Bangladesh must advocate for legal migration opportunities for climate-vulnerable people

Climate migration was not on the agenda at COP27, despite millions of people around the world being vulnerable to climate change. Photo archives: Habibur Rahman

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Climate migration was not on the agenda at COP27, despite millions of people around the world being vulnerable to climate change. Photo archives: Habibur Rahman

The last 15 years have seen an increase in the frequency and intensity of cyclones, floods and tidal waves in Bangladesh. The impacts of salinity intrusion and drought have worsened over the past two years. These climatic events have affected the livelihoods of the coastal population and their ability to adapt.

Agricultural options are already scarce in coastal areas, and due to extreme salinity and changing rainfall patterns, harvesting paddy or other seasonal crops has become quite difficult. On the other hand, shrimp farming, although popular in coastal areas, has not generated many job opportunities. It is also vulnerable to the effects of climate change, as shrimp farms can be swept away by powerful tidal waves and cyclones. Apart from agricultural activities, opportunities for entrepreneurship and employment in the service sector are also limited in coastal villages.

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If you look from the outside, it may seem that local young people and their families have very little hope for the future. Poverty, school dropouts, early marriages and health problems due to the use of salt water are widespread. But if you hear about their dreams, you will be surprised at their resilience.

Many young people in the region have already completed college or even higher education. The internet has now reached even the remotest villages of Padmapukur and Koyra, connecting people and their ideas. Young people don’t just play games on their smartphones, they access information about job opportunities, at home and abroad.

For example, I met an HSC student from the Kaikhali Union of Shyamnagar, Satkhira, who planned to learn computer skills to get freelance or online jobs. Ambitions have no borders. I met Asmat, eight years old, who has already decided to become a pilot. He doesn’t want to be a van driver like his father, who works hard to make ends meet.

Another HSC candidate, Sadiya, is looking for opportunities to work abroad. In fact, many teenagers like her are fascinated with overseas employment. For example, a man told me how he went to work in India every year. Although a friend of his was arrested by the police and imprisoned for a few months for working there illegally, he still considers it profitable because he cannot find any viable job opportunities in his village during the rainy season.

The young population of coastal villages wants to develop their skills and knowledge and advance their careers. But in the absence of training and employment opportunities, many of them are not realizing their potential. They end up working in brick kilns or other informal sector jobs where labor exploitation is quite prevalent. The lack of necessary protection mechanisms also leads to migration failure for some.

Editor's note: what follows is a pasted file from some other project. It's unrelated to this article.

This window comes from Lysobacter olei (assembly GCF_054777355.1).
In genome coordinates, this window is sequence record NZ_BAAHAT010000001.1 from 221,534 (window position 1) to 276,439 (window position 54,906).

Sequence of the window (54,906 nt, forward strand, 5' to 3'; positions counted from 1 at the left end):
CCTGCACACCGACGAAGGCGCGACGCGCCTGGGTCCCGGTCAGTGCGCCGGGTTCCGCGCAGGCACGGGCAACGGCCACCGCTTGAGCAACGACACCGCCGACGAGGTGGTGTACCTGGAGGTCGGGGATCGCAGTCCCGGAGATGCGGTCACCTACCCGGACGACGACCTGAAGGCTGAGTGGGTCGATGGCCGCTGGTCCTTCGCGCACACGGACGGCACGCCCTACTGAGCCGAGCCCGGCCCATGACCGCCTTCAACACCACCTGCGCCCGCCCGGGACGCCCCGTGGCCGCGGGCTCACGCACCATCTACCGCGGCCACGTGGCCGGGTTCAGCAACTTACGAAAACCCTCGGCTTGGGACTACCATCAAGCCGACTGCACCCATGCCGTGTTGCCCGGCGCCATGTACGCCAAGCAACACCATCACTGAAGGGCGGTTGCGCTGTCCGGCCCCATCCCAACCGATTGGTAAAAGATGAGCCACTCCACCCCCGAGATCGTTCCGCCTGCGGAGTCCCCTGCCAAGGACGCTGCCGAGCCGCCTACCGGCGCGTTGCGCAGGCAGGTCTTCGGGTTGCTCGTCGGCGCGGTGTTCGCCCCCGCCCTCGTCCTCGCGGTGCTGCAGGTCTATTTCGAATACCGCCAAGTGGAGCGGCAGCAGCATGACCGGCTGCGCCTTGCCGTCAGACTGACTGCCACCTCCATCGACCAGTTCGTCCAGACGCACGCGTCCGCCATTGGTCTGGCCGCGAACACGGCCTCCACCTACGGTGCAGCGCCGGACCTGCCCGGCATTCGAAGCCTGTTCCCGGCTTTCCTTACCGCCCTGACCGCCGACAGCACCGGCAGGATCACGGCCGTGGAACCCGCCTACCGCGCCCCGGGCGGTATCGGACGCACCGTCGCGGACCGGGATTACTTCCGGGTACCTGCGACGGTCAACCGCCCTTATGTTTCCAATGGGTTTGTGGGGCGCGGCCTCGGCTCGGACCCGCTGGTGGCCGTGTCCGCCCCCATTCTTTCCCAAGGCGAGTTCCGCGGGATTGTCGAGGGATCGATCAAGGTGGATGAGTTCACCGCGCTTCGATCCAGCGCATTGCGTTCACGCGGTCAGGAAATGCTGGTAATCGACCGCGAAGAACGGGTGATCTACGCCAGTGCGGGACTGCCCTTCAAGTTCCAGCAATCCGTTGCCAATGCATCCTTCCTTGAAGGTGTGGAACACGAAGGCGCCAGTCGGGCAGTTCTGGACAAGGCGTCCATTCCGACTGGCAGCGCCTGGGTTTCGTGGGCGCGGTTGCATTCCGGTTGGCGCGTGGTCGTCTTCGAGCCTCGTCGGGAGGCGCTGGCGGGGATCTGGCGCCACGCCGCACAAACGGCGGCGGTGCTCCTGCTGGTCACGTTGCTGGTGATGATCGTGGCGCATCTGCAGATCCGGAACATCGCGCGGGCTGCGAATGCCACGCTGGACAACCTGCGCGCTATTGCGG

However, the parents of these young children also understand the importance of research for local adaptation. Many have expressed hope that the government will make special arrangements to export labor from their climate-vulnerable villages.

Residents of coastal areas may be unaware of the goals of the GCM (Global Compact on Migration) which aim to create a legal route for their migration abroad. They are also unaware of government action plans designed for their adaptation. Yet they are increasing demands for overseas jobs and training opportunities to become self-sufficient and resilient wherever they are.

But how far have we come in achieving the goals of the GCM? So far, he has taken the biggest step by calling on state parties to plan visa options for climate-vulnerable people. But there is still a long way to go to produce substantial policies and translate them into tangible benefits. The politics around climate migration remains an intractable problem. For example, at COP27, climate migration was not on the agenda. But can we discuss climate adaptation and loss and damage without even considering the need to create a global pathway for climate-vulnerable people? Adapting or building resilience will not be so easy if this part is missing.

Advocacy on climate migration at COP27 is an opportunity to influence wealthier countries to play their part. In addition to getting their affirmation or general commitment, we need to make them responsible for providing funding and technical support to establish safe pathways for overseas migration. The Government of Bangladesh can play an important role here by discussing legal frameworks to promote overseas employment for climate-vulnerable people in Bangladesh.

Shakirul Islam is the founding president of the Ovibashi Karmi Unnayan Program (OKUP), a grassroots migrant organization in Bangladesh.

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